What the Midterm Voters Chose
In the ever-expanding “Now I’ve Heard Everything” file, we must today place the latest dictum from Hillary Clinton. “Voters didn’t just choose Democrats in these midterm elections,” she has written of last week’s election. “They chose democracy.”
Ah, the bliss of self-deception, of creating one’s own reality in the very face of glaring facts. Partisans on both sides of the political chasm do this, but Mrs. Clinton’s comment is such a prime example of flabby reasoning and wishful thinking it merits particular attention.
First, consider who the voters chose. In 2020, Joe Biden won 82.3 million votes — 7.6 million votes more than Donald Trump. Yet as of the current vote count, last week “Republicans (won) 51.4% of House votes compared to Democrats’ 47.1% — a 4.3% gap that works out to about 4.4 million votes.”
Typically, midterm elections have a lower turnout than do those for a president. This has held true once again, as in 2020, there were 154.6 million votes cast while in November 2022, there were about 111.2 million.
Yet statistically, the spread in votes is notable. The majority of those who voted favored the GOP. Was this a choice for democracy, Mrs. Clinton? Or was it a disturbing manifestation of Trumpian hysteria? Please clarify if you would.
Second, the former First Lady is promoting “a few new items” in her online store “to celebrate the Roe — not red — wave.” Perhaps she needs a trip to the shore to see what a wave actually is. Democrats were virtually apoplectic that their central integrative principle — publicly-funded abortion through the ninth month of pregnancy, without exceptions — was crumbling. So, they made “the right to choose” their principal political appeal. Countless ads about abortion (the term itself used rarely) ran on network and cable TV. As Axios reported, “pro-abortion rights interests” significantly “outspent their opposition on leading social media platforms in the wake of (the) Supreme Court ruling overturning its landmark Roe v. Wade decision.”
In some races, the ads no doubt made an impact for the champions of unborn death. According to one study, “Voters who said the Supreme Court overturning Roe was the single most important factor in their vote went more than 2:1 for Democratic candidates.”
Even with this, however, the GOP succeeded in obtaining roughly 4.4 million more votes than did advocates of ending life in the womb. And, although by a narrower margin than had been anticipated, Republicans will now control the House of Representatives.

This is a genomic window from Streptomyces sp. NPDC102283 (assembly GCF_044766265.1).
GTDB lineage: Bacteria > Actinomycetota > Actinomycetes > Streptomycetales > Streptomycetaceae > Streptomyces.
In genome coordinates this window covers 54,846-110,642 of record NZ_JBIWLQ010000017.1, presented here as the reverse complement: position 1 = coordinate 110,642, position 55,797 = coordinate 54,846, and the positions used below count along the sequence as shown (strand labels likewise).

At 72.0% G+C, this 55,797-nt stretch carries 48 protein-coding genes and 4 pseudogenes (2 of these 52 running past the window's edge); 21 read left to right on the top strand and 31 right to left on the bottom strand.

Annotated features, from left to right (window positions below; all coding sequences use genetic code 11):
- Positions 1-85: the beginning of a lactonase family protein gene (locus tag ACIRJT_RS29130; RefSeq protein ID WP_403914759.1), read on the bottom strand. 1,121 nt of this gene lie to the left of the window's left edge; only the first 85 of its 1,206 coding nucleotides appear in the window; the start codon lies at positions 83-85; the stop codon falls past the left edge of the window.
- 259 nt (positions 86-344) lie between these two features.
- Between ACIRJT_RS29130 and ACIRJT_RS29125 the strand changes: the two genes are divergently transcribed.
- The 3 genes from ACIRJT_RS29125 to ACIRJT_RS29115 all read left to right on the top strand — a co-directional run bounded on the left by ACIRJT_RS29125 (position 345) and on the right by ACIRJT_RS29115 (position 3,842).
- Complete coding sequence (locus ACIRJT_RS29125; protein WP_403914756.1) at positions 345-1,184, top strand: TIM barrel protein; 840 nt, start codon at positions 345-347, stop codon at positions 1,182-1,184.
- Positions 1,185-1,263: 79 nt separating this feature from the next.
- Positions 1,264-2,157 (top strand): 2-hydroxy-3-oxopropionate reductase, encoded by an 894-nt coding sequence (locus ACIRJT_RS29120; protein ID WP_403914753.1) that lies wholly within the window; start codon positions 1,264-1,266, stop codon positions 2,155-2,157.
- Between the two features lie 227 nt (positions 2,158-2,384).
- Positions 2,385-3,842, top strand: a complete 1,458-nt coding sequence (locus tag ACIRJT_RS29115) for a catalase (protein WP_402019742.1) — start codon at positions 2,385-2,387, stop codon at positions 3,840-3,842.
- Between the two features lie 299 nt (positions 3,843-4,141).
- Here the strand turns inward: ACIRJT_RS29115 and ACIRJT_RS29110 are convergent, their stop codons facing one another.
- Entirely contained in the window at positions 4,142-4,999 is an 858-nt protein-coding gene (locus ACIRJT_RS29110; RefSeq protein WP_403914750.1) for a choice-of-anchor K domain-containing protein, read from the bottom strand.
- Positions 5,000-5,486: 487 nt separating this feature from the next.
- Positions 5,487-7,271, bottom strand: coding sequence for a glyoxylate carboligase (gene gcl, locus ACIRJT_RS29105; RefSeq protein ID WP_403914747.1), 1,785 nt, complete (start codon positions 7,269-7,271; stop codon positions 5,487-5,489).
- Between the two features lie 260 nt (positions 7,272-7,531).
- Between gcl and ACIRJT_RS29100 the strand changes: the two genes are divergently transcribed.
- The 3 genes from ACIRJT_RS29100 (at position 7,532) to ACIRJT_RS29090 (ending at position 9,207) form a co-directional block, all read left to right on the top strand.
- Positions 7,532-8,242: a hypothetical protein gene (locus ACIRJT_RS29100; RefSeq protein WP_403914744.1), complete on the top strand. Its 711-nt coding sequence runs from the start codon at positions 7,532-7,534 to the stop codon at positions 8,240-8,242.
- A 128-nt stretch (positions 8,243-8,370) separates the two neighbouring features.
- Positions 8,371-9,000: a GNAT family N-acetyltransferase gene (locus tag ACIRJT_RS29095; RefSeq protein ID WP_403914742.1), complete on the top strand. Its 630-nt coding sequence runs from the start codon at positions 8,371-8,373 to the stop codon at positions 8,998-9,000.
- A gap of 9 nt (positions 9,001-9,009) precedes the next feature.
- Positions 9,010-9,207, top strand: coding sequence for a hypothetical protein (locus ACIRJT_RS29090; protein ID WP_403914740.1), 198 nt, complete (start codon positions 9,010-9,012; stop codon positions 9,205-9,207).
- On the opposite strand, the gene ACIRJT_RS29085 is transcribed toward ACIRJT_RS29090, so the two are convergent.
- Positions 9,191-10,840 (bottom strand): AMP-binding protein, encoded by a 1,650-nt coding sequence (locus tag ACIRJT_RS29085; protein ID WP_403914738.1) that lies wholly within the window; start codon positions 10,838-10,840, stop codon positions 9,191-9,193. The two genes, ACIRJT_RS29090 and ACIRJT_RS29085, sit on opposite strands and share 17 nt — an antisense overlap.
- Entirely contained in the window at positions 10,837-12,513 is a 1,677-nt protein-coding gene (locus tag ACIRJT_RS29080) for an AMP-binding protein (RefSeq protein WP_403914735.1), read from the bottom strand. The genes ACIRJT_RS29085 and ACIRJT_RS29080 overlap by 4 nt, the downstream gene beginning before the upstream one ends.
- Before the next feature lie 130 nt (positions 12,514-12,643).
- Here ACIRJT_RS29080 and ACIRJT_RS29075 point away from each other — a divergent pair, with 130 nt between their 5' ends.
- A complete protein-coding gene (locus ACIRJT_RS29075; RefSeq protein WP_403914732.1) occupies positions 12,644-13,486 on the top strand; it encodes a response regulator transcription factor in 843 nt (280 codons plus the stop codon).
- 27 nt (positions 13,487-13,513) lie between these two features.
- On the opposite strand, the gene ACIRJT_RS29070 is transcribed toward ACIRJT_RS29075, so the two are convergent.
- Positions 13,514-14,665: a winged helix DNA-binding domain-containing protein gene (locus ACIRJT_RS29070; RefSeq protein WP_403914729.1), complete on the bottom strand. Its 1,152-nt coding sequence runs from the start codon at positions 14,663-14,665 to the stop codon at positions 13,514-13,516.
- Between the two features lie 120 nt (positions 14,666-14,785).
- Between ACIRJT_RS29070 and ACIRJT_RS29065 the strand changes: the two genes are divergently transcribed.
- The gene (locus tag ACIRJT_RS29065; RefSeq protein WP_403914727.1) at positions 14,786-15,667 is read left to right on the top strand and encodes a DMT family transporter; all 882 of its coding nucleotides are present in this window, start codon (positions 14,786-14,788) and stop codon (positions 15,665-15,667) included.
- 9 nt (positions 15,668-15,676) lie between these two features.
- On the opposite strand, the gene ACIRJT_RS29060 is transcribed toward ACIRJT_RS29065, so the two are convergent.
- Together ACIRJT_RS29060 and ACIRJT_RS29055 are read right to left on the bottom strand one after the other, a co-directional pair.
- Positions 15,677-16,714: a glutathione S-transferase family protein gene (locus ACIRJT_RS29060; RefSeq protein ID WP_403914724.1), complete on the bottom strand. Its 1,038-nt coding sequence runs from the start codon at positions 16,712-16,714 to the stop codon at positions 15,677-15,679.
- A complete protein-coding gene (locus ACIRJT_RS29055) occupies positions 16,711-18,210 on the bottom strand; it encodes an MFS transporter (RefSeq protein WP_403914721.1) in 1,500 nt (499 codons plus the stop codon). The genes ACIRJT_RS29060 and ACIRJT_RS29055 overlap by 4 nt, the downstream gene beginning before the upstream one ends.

Third, Mrs. Clinton trotted out the standard “democracy is under threat” line characteristic of the Left. This ominous (and relentless) charge is not really about the negative consequences of fanciful conspiracy theories and a “stolen” 2020 election. What those who fear for “democracy” really mean is that a constitutionalist Supreme Court and a conservative Republican base might be making long-term changes that liberals dislike.
Conservatives vote. Republicans go to the polls. “Progressives” have no corner on election results. This is the true source of liberal terror.
And for the umpteenth time, “We the People” are not a democracy. The 50 states compose a republic (one for which the flag stands, remember?). We people govern ourselves not directly but through elected representatives. Thus, the votes cast last week approved or disapproved not of policies but candidates who stood for or against them.
There can be no denying that the outcome of last week’s election was, for conservatives, disheartening. Hopes were high that a pro-life and at least substantially pro-family and pro-religious liberty majority in the Senate would prevent some of the current administration’s more untoward policies. Instead, the House will function much as defensive linemen opposing an aggressive offense. Staying united will be essential, at least on the big things.
So, one outcome of the midterms was that votes matter. Small margins in many states and districts would have changed the results in numerous races.
Another was that representative self-government, not democracy, retains its imperative importance in the land of the free. Our country is imperiled by enough things to add one more — failing to vote — to the list.
Rob Schwarzwalder is Senior Lecturer in Regent University's Honors College.